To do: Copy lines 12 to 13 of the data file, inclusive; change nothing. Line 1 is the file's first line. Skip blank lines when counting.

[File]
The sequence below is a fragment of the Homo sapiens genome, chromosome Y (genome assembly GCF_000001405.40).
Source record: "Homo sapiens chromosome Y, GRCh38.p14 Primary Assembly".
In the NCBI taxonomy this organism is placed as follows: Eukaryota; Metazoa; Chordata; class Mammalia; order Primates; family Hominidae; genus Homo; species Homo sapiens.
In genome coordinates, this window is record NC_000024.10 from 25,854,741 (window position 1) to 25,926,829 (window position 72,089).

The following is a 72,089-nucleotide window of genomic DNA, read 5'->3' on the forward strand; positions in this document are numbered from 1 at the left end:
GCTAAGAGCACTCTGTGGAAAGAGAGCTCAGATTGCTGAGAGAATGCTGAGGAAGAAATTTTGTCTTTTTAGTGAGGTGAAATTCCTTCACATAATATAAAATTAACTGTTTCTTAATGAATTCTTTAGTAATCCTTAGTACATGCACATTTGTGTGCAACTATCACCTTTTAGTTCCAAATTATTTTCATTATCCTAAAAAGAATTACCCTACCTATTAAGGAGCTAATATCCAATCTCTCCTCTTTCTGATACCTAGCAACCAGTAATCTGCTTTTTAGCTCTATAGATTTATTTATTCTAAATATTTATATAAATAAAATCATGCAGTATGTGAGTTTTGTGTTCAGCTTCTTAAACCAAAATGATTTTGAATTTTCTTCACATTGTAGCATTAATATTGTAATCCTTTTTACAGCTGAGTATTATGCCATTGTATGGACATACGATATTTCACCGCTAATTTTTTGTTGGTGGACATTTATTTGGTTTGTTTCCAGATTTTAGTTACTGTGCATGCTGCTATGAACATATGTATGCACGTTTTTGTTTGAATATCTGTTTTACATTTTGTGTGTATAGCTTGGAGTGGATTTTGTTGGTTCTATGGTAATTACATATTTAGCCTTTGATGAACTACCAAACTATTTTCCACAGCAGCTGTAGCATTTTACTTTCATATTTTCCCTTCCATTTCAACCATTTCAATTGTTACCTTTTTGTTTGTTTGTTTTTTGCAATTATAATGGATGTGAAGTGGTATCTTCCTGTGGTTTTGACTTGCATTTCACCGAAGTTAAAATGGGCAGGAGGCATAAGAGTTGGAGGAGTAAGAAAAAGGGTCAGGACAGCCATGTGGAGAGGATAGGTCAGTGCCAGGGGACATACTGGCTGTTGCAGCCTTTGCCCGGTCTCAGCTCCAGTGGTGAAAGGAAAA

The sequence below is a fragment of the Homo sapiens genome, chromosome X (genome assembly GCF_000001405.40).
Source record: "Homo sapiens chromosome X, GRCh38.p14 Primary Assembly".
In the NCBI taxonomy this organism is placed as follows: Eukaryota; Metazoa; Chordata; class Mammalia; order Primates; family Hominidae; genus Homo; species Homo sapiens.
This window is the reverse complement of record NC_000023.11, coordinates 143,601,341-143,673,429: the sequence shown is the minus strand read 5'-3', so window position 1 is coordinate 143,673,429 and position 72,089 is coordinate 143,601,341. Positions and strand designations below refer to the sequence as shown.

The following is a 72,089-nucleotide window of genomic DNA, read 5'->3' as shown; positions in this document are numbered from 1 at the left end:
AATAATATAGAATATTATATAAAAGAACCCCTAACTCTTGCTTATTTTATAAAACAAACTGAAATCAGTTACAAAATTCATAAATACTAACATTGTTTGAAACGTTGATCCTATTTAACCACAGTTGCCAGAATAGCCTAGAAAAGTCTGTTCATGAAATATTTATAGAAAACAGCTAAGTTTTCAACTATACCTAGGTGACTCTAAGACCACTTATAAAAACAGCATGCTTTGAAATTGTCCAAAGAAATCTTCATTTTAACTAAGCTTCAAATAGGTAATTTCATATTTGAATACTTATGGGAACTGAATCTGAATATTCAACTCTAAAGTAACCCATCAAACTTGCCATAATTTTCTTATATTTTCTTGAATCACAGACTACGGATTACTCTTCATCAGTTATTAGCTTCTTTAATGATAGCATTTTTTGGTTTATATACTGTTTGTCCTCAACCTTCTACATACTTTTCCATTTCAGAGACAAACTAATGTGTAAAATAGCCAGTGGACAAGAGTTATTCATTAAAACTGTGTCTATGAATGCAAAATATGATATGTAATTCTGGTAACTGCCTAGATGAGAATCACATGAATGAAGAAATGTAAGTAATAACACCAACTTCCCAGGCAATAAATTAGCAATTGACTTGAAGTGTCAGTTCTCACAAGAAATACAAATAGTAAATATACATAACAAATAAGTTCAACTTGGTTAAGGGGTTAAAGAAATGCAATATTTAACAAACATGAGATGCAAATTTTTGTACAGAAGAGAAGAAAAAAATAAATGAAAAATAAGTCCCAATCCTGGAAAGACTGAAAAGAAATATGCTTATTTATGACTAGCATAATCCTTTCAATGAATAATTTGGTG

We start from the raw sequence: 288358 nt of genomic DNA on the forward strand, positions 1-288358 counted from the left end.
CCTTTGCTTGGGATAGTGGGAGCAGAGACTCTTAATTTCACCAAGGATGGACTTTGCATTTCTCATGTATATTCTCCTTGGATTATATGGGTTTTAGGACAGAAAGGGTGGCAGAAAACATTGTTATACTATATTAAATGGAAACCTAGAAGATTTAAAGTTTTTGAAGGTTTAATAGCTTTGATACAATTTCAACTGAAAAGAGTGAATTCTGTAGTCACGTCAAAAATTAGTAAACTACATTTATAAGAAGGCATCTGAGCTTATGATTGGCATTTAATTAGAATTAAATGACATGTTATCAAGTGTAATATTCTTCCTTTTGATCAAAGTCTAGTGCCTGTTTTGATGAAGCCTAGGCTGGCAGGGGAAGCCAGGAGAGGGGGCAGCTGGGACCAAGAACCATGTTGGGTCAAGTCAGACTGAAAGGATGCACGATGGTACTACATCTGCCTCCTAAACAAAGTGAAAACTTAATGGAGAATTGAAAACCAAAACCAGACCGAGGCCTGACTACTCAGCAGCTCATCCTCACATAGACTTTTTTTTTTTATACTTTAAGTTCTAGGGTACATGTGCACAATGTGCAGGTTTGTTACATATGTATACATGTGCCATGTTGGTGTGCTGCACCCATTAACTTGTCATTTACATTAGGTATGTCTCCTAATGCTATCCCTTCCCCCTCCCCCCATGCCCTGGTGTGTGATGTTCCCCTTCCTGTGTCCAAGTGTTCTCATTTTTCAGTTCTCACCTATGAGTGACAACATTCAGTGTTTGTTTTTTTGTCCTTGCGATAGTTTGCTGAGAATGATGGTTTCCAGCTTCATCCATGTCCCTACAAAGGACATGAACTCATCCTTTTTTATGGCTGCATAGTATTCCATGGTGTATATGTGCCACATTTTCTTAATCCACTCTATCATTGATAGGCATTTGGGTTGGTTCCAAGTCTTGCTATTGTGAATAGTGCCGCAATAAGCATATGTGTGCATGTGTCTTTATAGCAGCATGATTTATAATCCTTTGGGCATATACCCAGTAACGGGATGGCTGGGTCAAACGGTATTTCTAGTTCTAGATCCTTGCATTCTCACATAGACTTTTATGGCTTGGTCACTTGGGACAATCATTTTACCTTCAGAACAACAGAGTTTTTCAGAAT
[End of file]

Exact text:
AATAATATAGAATATTATATAAAAGAACCCCTAACTCTTGCTTATTTTATAAAACAAACTGAAATCAGTTACAAAATTCATAAATACTAACATTGTTTGAAACGTTGATCCTATTTAACCACAGTTGCCAGAATAGCCTAGAAAAGTCTGTTCATGAAATATTTATAGAAAACAGCTAAGTTTTCAACTATACCTAGGTGACTCTAAGACCACTTATAAAAACAGCATGCTTTGAAATTGTCCAAAGAAATCTTCATTTTAACTAAGCTTCAAATAGGTAATTTCATATTTGAATACTTATGGGAACTGAATCTGAATATTCAACTCTAAAGTAACCCATCAAACTTGCCATAATTTTCTTATATTTTCTTGAATCACAGACTACGGATTACTCTTCATCAGTTATTAGCTTCTTTAATGATAGCATTTTTTGGTTTATATACTGTTTGTCCTCAACCTTCTACATACTTTTCCATTTCAGAGACAAACTAATGTGTAAAATAGCCAGTGGACAAGAGTTATTCATTAAAACTGTGTCTATGAATGCAAAATATGATATGTAATTCTGGTAACTGCCTAGATGAGAATCACATGAATGAAGAAATGTAAGTAATAACACCAACTTCCCAGGCAATAAATTAGCAATTGACTTGAAGTGTCAGTTCTCACAAGAAATACAAATAGTAAATATACATAACAAATAAGTTCAACTTGGTTAAGGGGTTAAAGAAATGCAATATTTAACAAACATGAGATGCAAATTTTTGTACAGAAGAGAAGAAAAAAATAAATGAAAAATAAGTCCCAATCCTGGAAAGACTGAAAAGAAATATGCTTATTTATGACTAGCATAATCCTTTCAATGAATAATTTGGTG

We start from the raw sequence: 288358 nt of genomic DNA on the forward strand, positions 1-288358 counted from the left end.